By Smyth, D.H.
The public demand for medical advances which will alleviate the suffering and premature death caused by disease finds its expression in the provision of large sums of public and private money to finance medical research. This social pressure for continuing medical advances would appear to imply an acceptance of the methods employed in medical research including the use of experimental animals. Public esteem for medical research is, however, balanced by a public concern for animal welfare. There has been a growing demand, particularly in the UK, for a stricter control of the use of animals for research and, most recently, that "alternatives" be found for experimental animals. At the suggestion of the Research Defence Society, the author has set out the issues involved in this debate. The author explains why living animals are used in medical studies and the legislation which controls and sometimes even demands their use. Table of Contents: Foreword; Preface; Chapter 1: Introduction; Chapter 2: Living Matter; Chapter 3: Biomedical Research; Chapter 4: Toxicity Testing; Chapter 5: Biologicals; Chapter 6: Safety Evaluation and Consumer Protection; Chapter 7: Alternatives; Chapter 8: Some Questions about Alternatives; Chapter 9: Summing Up; Appendix 1: Abbreviations; Appendix 2: Persons consulted; Appendix 3: Some relevant Acts of Parliament; Appendix 4: Activities in Parliament; Appendix 5: Interested parties; Appendix 6: Biographical note on the author; References; Index of proper names.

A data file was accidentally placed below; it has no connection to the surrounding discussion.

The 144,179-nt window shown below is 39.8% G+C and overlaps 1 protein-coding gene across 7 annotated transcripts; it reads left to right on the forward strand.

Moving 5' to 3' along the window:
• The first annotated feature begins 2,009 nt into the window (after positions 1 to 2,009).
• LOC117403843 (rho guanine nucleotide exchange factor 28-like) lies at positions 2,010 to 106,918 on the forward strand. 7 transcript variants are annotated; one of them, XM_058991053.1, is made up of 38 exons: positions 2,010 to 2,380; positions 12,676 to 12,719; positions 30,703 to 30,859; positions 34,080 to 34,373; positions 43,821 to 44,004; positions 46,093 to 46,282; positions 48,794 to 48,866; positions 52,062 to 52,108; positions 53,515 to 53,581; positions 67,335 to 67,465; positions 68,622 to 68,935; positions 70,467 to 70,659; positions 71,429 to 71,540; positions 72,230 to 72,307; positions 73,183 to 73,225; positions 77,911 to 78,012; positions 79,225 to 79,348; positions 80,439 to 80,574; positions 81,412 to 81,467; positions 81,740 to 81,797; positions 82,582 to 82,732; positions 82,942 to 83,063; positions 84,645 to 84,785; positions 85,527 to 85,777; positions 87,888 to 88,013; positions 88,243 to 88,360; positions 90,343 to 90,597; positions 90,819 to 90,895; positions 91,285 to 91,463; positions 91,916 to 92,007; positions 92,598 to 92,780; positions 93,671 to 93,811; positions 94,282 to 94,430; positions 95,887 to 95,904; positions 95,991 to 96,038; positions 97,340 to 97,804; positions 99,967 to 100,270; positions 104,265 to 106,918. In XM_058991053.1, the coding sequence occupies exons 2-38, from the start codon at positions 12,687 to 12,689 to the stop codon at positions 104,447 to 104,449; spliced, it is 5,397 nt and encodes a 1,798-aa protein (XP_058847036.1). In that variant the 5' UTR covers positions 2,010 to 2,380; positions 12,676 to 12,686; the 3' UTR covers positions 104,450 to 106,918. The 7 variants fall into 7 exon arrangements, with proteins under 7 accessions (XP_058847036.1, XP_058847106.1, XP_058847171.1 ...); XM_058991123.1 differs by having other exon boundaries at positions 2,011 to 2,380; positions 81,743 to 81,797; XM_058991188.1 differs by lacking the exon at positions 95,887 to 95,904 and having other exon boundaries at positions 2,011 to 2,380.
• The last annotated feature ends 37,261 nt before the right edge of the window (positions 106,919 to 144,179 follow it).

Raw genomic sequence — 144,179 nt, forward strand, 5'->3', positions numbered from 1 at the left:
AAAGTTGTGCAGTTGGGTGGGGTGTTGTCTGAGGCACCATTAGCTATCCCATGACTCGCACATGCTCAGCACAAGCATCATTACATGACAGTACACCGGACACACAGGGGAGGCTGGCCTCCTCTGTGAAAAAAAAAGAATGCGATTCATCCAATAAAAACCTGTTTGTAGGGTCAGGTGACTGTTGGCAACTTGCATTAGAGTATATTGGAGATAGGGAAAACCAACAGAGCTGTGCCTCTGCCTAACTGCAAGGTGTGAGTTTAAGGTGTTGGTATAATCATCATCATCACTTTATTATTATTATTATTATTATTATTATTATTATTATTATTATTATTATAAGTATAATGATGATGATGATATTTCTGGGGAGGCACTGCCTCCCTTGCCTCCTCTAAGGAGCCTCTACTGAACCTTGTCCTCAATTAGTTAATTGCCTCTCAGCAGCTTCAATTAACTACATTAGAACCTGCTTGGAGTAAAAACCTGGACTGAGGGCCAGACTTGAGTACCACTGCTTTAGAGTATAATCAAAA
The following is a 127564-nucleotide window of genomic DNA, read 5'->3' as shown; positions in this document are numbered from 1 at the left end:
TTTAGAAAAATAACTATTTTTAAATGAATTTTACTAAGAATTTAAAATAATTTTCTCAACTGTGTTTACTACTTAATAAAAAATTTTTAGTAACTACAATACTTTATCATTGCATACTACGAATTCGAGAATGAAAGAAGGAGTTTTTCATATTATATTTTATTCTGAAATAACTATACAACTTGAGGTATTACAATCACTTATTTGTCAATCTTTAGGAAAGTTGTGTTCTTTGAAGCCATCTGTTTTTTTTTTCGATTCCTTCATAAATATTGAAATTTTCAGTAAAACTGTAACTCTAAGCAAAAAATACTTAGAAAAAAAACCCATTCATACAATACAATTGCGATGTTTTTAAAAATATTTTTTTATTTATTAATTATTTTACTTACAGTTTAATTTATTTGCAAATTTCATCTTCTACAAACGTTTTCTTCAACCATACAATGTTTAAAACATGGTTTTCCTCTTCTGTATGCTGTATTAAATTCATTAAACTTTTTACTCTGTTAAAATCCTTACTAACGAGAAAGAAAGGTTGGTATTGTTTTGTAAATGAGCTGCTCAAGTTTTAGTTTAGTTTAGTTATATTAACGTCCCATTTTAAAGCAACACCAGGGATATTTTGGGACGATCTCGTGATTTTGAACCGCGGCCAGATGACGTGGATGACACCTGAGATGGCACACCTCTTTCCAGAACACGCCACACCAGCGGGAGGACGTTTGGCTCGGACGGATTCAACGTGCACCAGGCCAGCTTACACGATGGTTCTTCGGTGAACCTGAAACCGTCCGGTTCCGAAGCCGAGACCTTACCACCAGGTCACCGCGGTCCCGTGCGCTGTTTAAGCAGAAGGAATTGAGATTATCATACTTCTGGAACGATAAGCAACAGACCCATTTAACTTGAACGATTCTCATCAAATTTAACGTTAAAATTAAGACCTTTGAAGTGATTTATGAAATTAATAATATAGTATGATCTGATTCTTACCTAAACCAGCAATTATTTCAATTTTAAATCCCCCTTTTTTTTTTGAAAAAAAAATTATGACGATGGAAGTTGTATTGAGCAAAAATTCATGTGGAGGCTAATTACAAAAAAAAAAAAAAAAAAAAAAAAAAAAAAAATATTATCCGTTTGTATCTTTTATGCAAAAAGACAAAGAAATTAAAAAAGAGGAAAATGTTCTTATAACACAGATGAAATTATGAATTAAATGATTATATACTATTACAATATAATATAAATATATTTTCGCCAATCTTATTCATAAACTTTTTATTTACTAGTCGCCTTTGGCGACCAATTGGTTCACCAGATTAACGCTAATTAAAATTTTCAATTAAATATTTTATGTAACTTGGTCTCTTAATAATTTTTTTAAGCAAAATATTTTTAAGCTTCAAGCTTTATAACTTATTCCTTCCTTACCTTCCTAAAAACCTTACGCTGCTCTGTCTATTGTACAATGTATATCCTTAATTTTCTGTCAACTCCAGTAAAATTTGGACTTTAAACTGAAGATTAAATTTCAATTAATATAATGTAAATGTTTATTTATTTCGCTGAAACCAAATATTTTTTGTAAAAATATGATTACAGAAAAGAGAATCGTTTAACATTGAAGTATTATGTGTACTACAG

Comments & References: 218 pages. Hardcover. In Association with The Research Defence Society, London, U.K.